As the oversight agency for the entire civil service, it would seem to play a very significant role in government. More specifically, what is your mandate?

The State Department consists of several units that facilitate the management of the entire public service body as we know it.

First, there is the Public Service Performance Management and Monitoring Unit, which manages Performance Contracting in all the ministries, departments and state agencies. Second, we have the Human Resource Management Policy Unit, which manages the entire human resource function within Government in terms of policy direction. Third, there is the Human Resource Development Unit that deals with matters of capacity building, training and development of the human resources within the public sector. We have the Public Service Management Advisory Services that advises public sector entities on reforms and transformation, organizational structure, job analysis and evaluation, payroll management as well as how to mainstream research and innovations.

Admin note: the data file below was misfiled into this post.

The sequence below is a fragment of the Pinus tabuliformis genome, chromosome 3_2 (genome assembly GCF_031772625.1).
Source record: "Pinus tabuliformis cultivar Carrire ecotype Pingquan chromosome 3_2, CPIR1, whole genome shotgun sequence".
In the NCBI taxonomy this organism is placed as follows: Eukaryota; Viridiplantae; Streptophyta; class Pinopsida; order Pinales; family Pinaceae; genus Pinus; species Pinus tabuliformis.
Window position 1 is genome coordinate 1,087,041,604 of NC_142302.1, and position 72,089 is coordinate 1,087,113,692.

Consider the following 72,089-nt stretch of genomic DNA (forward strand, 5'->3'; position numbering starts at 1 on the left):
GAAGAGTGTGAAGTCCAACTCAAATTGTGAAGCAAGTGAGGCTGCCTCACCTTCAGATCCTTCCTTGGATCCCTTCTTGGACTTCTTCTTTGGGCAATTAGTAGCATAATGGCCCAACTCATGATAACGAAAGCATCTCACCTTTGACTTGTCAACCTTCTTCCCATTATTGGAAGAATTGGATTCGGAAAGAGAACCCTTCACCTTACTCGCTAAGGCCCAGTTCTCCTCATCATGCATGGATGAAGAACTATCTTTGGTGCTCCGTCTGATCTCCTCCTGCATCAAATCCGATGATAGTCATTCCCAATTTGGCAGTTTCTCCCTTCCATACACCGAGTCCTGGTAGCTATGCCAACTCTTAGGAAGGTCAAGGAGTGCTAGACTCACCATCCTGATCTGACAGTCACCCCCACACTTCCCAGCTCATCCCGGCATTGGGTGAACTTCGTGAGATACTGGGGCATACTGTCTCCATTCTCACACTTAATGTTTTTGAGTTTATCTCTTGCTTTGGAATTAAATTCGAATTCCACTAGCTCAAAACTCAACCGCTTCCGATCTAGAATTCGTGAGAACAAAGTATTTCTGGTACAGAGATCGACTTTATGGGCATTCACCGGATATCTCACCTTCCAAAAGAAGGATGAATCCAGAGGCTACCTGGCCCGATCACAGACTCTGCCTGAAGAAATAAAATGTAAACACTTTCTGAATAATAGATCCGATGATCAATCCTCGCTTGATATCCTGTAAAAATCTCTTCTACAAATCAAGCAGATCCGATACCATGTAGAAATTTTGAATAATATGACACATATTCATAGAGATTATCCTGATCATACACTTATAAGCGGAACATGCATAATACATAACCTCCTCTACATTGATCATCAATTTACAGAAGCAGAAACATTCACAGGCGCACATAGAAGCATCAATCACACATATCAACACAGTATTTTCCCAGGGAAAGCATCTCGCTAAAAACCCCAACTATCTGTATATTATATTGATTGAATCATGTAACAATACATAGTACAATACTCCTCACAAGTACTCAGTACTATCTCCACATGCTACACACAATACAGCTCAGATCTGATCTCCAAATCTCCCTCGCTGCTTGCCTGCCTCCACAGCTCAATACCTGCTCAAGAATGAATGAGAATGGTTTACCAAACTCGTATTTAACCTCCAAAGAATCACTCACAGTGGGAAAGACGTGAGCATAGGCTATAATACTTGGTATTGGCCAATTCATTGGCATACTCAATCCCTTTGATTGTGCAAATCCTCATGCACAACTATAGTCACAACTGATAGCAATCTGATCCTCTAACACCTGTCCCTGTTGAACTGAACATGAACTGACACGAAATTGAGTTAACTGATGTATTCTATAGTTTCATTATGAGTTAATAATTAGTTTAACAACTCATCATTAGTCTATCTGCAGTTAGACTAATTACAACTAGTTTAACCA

Then there is the Counselling unit which has overall responsibility for the coordination and management of psychological counseling services across the entire public service sector. Besides these functional units, the State Department also oversights three Government agencies: the National Youth Service that offers para-military and community service training to our youth, The Kenya School of Government whose mandate is to offer management training, research, consultancy, and advisory services to the public sector and finally the Huduma Kenya Programme, which acts as the face of Government services and ensures government services are accessible and effectively delivered to wananchi across the country.

You have been talking about public service reform as a priority in your administration. What reforms have you undertaken so far?